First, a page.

I think we can say of God that he is good in some sense as finite (natural) things are good, at least in a way..... I should probably look more into the analogical/univocal distinctions of goodness, if that's what you are referring to. I do know there is some difficulty regarding these things.

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Re: Is it KInd of Reasonable to Think That....

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Post by Divine Insight »

Dimmesdale wrote: Is it Kinda-Sorta natural or REASONABLE to assume that, based off of what we see in the world (a sliding scale of ontological hierarchies) that it is at least intuitive to think there is a God who is the MAXIMAL good?
If we postulate that there exist a Creator God who is MAXIMALLY good, then the next question we would need to ask why this God created a universe that is NOT MAXIMALLY good?

So if we embrace the premise that God must be MAXIMALLY good, then our next conclusion should be that no such entity exists because our reality is not MAXIMALLY good.
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Re: Is it KInd of Reasonable to Think That....

Post #7

Post by Dimmesdale »

Divine Insight wrote:
If we postulate that there exist a Creator God who is MAXIMALLY good, then the next question we would need to ask why this God created a universe that is NOT MAXIMALLY good?

So if we embrace the premise that God must be MAXIMALLY good, then our next conclusion should be that no such entity exists because our reality is not MAXIMALLY good.
Why does the world have to be maximally good?

A tree bears a fruit. The fruit comes from the tree but is not the tree. The fruit is much smaller than the tree yet it still comes from it.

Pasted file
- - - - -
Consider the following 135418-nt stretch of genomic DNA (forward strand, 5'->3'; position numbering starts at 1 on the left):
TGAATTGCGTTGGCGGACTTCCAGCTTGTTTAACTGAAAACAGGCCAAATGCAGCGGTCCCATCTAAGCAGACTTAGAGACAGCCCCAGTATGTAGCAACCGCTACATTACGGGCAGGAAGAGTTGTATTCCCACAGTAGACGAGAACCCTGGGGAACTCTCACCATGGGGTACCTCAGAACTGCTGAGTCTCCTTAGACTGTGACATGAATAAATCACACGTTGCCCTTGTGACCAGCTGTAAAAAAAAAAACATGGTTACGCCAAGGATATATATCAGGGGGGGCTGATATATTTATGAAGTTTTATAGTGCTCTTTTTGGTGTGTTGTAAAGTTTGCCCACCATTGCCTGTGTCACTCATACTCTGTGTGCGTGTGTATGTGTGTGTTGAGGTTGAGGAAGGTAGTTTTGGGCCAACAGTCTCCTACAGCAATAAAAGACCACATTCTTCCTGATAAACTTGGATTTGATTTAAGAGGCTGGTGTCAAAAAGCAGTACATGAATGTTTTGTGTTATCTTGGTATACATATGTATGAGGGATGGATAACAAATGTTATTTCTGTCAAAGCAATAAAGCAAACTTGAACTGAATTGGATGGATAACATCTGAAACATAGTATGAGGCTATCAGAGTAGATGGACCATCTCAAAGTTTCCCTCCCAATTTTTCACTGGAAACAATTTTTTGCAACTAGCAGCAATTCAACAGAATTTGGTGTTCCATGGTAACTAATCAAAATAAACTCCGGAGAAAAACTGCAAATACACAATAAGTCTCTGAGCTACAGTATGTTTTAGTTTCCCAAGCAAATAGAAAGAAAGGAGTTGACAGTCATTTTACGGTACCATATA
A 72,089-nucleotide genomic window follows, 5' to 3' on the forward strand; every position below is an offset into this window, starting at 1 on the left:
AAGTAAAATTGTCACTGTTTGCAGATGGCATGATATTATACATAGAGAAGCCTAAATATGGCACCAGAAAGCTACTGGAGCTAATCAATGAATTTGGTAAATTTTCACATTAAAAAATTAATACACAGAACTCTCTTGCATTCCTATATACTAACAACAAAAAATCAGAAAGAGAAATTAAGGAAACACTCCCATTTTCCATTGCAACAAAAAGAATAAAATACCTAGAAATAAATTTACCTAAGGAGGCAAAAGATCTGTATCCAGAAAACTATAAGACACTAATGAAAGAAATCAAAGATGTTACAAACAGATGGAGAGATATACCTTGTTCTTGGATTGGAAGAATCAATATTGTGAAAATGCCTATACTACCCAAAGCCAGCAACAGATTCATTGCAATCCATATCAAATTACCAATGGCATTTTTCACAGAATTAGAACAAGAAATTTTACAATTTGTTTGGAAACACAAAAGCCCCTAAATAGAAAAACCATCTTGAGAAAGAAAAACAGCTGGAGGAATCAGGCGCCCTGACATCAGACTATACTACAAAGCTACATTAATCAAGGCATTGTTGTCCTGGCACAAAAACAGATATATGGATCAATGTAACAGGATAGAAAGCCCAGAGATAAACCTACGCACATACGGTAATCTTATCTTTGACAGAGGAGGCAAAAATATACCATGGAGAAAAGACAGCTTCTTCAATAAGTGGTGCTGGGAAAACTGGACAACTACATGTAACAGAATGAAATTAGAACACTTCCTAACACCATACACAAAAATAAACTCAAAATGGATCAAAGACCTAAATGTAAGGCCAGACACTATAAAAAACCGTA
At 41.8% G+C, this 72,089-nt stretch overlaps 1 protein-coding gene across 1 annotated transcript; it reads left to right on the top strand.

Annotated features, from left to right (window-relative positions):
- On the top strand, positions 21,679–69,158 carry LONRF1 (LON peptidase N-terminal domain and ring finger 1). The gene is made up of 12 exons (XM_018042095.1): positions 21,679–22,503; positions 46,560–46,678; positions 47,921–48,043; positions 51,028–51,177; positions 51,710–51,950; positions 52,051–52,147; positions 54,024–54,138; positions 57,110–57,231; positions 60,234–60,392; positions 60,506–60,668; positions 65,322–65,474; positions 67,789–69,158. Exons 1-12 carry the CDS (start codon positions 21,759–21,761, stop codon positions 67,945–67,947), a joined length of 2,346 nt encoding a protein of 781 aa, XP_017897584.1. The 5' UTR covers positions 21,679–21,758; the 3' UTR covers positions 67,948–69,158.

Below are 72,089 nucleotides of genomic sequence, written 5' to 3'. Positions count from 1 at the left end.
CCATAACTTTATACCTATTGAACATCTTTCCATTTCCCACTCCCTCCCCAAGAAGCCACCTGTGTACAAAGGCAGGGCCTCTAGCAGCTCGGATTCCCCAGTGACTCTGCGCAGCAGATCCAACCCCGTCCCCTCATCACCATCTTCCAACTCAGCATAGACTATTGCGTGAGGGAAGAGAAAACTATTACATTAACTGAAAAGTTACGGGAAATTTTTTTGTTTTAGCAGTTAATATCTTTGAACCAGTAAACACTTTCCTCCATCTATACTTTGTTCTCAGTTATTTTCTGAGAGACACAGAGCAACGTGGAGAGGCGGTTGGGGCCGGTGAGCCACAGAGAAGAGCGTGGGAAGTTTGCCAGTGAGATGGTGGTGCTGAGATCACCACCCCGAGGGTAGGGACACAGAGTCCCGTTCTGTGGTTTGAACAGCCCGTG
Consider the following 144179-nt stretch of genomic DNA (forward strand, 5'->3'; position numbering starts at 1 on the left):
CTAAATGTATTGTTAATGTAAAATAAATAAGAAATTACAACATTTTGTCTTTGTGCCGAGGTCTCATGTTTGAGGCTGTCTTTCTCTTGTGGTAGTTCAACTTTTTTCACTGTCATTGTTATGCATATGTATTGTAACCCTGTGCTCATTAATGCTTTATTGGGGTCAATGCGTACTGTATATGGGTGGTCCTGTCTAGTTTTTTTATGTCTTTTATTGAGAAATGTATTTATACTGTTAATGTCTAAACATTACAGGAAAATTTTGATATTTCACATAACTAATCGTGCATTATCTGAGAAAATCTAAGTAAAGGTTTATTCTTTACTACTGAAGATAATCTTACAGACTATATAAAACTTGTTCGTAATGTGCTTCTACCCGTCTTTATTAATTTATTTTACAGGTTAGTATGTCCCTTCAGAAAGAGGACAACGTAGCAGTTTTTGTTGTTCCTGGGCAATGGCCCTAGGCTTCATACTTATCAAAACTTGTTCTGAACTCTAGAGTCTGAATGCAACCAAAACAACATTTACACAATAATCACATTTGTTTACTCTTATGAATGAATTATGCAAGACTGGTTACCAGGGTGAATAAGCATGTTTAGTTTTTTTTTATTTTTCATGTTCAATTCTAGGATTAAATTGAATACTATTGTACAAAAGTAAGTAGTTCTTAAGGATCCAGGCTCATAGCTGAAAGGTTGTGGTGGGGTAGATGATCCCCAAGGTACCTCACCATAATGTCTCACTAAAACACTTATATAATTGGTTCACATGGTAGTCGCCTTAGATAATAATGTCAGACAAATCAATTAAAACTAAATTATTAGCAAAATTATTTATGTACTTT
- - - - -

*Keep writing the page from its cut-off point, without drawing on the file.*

Although, the seed can potentially bear a tree of the same size and shape, roughly, perhaps....

God may have had a purpose in mind in making the world finite and good in a lesser degree than himself. If he made a world just like him, he would cease being unique. And there can only be One Almighty God.

God may have injected badness into the creation for a variety of reasons: free will, the potential for adventure, soul-making, and for the stars to shine ever more brightly in the darkness.

It is simple prejudice to assume the creation has to be maximally good. The creation need not be God proper.

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theodicies?

Post #8

Post by elphidium55 »

God may have injected badness into the creation ...
Are you saying that god created evil? This seems to be contrary to orthodox Christian belief - but maybe you're not Christian. Also, there are pretty strong arguments against "soul making" theodicies. You're going to have to explain yourself further if you're making that move.

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Re: Is it KInd of Reasonable to Think That....

Post #9

Post by Bust Nak »

Dimmesdale wrote: Why does the world have to be maximally good?

...God may have injected badness into the creation...
A god that does not inject badness into creation is better than a god who has injected badness into creation, therefore the latter is not maximally good.

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Re: Is it KInd of Reasonable to Think That....

Post #10

Post by Divine Insight »

Dimmesdale wrote: And there can only be One Almighty God.
Why? Would two almighty Gods not be able to get along? If not, why not?

Also, if there can be one almighty God why not infinitely many? How did the first God come to be? What prevented more God's from existing as well?

Monotheism is a human ideal. No doubt inspired by the human ego thinking that if there were more than one God they would end up butting egos. There's no logical basis for the idea that only one God could exist.

If a maximally good being can exist, then there's no reason that many maximally good beings can exist.

The Abrahamic religions insist on there being only one God because they want to claim the patent rights on God for their religious dogma. They even claim their God is a jealous God who will cast non-believers into a permanent state of damnation.

But the irony there is that no maximally good being could cast other beings into a state of damnation as this would cause the God to no longer be maximally good. So this whole theological ideal is self-defeating.